East Valley school bond measure in doubt
A proposed tax bond measure to update East Valley School District buildings was up in the air Tuesday night, while results from other special elections showed most voters are willing to open their pocketbooks in support of school programs.
The $34.5 million construction bond – the third such attempt by the East Valley district – was leading by 59 votes after polls closed. An unknown number of ballots cast on the measure remained to be counted.
Although more than half of the votes counted were in favor of the measure, the bond would need to be approved by at least 60 percent of voters to pass the required supermajority.
The bond would upgrade five elementary schools and two middle schools, and improve computer technology throughout the district.
Other school districts and the Spokane Valley Fire District don’t need to wait for straggling ballots to celebrate. Most measures, requiring simple majorities to pass, were approved by wide margins of 60 percent or more.
East Valley’s three-year replacement levy, and levies for the West Valley, Central Valley, Freeman and Orchard Prairie school districts, were passing.
Voters also appeared to support a maintenance and operations levy for Spokane Valley Fire, which serves much of Spokane Valley. The three-year levy, passing 16,993 to 8,047, will cost $1.59 per $1,000 of assessed property value.
The school levies, which account for 10 percent to 20 percent of a school district’s annual operating budget, are essential in funding textbooks, school nurses, counselors, librarians, extracurricular activities like sports, and other programs not funded through the state.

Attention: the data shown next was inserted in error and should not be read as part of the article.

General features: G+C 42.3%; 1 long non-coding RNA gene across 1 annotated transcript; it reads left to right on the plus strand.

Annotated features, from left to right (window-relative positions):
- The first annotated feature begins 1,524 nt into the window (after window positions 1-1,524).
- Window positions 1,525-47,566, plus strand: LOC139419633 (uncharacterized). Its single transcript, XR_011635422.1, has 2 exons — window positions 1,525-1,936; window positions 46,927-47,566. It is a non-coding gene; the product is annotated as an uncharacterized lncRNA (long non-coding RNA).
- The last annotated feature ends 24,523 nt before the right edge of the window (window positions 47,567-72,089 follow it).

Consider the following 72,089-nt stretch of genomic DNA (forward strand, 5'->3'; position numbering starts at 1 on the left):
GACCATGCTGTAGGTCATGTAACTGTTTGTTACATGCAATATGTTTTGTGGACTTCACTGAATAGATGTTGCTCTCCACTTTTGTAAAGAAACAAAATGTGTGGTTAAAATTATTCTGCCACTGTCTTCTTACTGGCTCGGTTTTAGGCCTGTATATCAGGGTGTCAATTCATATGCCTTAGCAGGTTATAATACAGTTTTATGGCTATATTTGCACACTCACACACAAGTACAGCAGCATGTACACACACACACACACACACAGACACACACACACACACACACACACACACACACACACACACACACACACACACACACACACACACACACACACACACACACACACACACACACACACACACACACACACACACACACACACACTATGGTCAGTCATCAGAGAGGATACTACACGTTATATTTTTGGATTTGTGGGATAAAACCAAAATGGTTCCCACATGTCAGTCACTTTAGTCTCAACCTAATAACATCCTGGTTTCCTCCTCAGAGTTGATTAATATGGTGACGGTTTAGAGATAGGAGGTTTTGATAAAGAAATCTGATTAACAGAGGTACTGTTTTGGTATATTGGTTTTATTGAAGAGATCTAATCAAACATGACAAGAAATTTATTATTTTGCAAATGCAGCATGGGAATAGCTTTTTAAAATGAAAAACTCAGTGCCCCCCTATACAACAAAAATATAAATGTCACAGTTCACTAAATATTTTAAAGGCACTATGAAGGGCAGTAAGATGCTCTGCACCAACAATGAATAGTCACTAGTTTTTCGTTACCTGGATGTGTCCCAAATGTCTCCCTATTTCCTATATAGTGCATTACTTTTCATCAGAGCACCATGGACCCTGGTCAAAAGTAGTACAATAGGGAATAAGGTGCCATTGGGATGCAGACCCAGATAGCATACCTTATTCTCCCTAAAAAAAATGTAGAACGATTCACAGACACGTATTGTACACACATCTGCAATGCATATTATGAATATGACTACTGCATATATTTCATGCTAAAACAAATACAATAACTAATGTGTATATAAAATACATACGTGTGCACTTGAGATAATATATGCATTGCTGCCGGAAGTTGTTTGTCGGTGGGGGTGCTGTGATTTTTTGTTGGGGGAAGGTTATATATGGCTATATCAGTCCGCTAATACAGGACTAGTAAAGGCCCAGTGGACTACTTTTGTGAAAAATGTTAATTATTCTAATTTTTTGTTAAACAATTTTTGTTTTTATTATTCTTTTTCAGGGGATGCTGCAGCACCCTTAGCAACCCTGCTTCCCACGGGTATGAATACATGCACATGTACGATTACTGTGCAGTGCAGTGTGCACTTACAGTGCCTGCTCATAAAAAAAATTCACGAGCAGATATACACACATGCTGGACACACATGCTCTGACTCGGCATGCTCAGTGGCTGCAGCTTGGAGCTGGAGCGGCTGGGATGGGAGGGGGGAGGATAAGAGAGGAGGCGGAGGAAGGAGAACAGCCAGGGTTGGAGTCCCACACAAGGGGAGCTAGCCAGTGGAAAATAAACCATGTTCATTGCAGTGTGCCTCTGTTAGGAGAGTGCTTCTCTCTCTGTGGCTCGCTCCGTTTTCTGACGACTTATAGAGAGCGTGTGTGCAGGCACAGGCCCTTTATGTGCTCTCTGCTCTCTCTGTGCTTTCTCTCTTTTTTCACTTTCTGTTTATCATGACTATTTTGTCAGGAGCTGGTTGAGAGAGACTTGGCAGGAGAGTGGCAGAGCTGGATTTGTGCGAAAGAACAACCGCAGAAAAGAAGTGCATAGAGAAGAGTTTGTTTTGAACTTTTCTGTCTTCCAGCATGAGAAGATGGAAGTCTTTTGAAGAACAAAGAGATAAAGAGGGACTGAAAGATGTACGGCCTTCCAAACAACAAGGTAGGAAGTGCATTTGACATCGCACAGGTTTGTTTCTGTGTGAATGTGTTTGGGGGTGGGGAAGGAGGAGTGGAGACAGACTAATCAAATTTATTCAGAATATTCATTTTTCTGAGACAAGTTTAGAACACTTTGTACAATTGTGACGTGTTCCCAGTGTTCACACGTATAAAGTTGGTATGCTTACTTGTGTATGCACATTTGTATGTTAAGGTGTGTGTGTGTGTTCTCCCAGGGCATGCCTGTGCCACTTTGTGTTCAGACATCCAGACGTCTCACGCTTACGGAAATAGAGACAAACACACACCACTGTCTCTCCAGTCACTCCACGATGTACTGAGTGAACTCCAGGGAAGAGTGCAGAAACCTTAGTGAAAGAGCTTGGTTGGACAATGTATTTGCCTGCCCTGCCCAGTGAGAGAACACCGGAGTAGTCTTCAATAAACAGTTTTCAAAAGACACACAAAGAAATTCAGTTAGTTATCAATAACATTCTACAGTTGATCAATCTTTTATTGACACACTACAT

East Valley’s levy, which accounts for about 19 percent of the district’s annual operating budget, was passing 2,791 to 2,180. It replaces an existing levy of about $3.15 for each $1,000 of assessed value.
In West Valley, the results showed voters approving a three-year replacement levy 2,825 to 1,764. The measure ranges from $3.79 to $3.89 per of assessed value over that period. Also passing there was a separate technology projects levy designed to raise $500,000 per year for the next three years, adding between 25 cents and 27 cents per $1,000 of assessed value.
Central Valley supporters were gathered at the Dragon Inn on Tuesday night, celebrating an apparent victory.
The district asked voters to approve a 63-cent increase in levy rate per $1,000 assessed value to make up for a possible reduction in state funding. “It’s just an amazing show of support for our district in these economic times,” said Melanie Rose, CV district spokeswoman.
CV’s three-year replacement levy will cost $3.27 per $1,000 of assessed value. Voters were approving the measure 11,410 to 7,318.
A Freeman School District levy was passing 846 to 523. The three-year replacement would cost about $2.60 per $1,000 of assessed value. Orchard Prairie School District asked voters to approve a two-year replacement levy, which they were easily doing with 162 to 84 votes. The measure would cost homeowners $1.19 per $1,000 of value in 2010 and $1.25 in 2011.
About 5,000 ballots cast countywide will trickle in over the next few days, said Mike McLaughlin, Spokane County elections manager. Another count of ballots will be made today, and the election will be certified Feb. 18.